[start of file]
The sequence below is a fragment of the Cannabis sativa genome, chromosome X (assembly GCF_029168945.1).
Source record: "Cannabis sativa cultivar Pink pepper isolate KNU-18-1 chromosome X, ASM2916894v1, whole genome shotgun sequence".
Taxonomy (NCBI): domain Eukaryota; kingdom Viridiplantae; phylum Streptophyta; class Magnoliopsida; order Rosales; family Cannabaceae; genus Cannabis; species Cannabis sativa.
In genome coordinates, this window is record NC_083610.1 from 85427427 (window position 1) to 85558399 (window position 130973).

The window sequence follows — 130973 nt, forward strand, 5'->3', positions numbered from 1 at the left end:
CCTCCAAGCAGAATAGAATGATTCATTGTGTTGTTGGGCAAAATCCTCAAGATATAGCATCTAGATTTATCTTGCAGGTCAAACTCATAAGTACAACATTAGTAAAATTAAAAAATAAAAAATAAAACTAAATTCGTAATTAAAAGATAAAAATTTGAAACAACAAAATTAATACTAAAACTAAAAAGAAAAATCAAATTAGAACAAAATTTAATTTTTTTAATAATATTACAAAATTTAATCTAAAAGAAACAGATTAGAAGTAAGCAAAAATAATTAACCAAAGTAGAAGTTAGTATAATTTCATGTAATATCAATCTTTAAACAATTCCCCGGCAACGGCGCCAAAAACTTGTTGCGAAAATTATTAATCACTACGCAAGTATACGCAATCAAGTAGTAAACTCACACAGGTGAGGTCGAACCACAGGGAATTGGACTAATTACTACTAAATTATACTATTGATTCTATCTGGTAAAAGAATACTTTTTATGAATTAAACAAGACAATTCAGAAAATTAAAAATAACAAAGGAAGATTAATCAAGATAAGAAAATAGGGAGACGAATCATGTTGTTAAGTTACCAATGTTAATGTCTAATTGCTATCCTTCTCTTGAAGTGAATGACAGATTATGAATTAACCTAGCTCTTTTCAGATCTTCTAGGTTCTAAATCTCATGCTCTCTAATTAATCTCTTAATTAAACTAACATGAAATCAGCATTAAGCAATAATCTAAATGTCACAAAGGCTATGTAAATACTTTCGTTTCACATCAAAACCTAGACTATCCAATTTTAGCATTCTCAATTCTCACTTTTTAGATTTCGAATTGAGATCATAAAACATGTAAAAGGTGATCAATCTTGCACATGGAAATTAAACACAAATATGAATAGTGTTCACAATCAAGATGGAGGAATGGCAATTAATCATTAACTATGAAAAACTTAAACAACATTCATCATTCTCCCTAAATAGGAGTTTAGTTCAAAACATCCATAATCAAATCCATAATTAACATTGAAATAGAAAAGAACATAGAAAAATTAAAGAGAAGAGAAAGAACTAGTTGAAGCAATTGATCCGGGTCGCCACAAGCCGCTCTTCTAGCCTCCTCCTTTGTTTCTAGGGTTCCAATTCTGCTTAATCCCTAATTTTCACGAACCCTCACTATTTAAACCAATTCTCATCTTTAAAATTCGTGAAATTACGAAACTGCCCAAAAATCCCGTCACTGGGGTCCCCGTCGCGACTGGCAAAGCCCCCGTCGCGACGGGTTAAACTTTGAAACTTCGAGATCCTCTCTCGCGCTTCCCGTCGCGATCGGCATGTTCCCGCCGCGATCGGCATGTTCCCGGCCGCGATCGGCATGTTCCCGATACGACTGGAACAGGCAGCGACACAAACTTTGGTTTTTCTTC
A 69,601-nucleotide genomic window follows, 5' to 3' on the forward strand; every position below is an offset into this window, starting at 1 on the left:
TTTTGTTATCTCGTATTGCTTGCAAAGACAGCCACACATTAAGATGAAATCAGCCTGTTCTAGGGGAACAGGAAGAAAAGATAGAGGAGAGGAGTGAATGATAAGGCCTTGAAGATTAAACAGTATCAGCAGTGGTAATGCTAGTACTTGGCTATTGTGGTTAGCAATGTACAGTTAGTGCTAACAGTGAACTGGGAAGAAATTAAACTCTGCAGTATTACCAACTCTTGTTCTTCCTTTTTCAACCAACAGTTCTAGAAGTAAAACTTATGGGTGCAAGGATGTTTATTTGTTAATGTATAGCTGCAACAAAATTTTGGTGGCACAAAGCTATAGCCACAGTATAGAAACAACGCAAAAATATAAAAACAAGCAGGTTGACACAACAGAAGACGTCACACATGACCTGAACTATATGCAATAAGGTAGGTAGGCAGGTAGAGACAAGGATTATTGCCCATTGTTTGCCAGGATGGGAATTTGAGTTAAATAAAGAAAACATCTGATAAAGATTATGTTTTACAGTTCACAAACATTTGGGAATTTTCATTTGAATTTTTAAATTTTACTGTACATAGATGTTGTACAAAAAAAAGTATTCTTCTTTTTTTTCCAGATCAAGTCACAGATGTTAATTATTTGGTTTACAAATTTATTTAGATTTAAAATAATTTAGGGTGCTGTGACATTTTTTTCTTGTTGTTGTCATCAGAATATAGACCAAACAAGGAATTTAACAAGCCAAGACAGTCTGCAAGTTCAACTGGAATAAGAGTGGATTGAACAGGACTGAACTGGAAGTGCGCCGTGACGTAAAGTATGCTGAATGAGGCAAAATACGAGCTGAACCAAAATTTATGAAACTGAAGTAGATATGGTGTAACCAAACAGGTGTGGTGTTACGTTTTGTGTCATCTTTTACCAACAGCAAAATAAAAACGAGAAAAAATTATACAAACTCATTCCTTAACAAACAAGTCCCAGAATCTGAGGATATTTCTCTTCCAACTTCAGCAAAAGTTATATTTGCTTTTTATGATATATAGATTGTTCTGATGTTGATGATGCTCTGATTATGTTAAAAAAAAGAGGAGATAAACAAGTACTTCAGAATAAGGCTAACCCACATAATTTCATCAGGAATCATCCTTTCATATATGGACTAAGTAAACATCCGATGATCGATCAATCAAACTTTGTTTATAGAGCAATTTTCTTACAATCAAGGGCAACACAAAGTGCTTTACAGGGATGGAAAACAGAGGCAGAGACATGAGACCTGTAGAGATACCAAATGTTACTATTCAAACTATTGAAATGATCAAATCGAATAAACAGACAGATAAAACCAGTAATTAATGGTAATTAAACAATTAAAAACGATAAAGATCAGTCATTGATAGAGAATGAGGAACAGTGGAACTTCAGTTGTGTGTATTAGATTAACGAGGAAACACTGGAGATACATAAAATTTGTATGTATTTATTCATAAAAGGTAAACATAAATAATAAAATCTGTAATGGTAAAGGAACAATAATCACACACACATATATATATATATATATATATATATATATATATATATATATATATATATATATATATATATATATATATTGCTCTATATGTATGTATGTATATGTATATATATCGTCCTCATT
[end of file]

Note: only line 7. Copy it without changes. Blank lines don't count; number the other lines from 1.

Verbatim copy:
A 69,601-nucleotide genomic window follows, 5' to 3' on the forward strand; every position below is an offset into this window, starting at 1 on the left: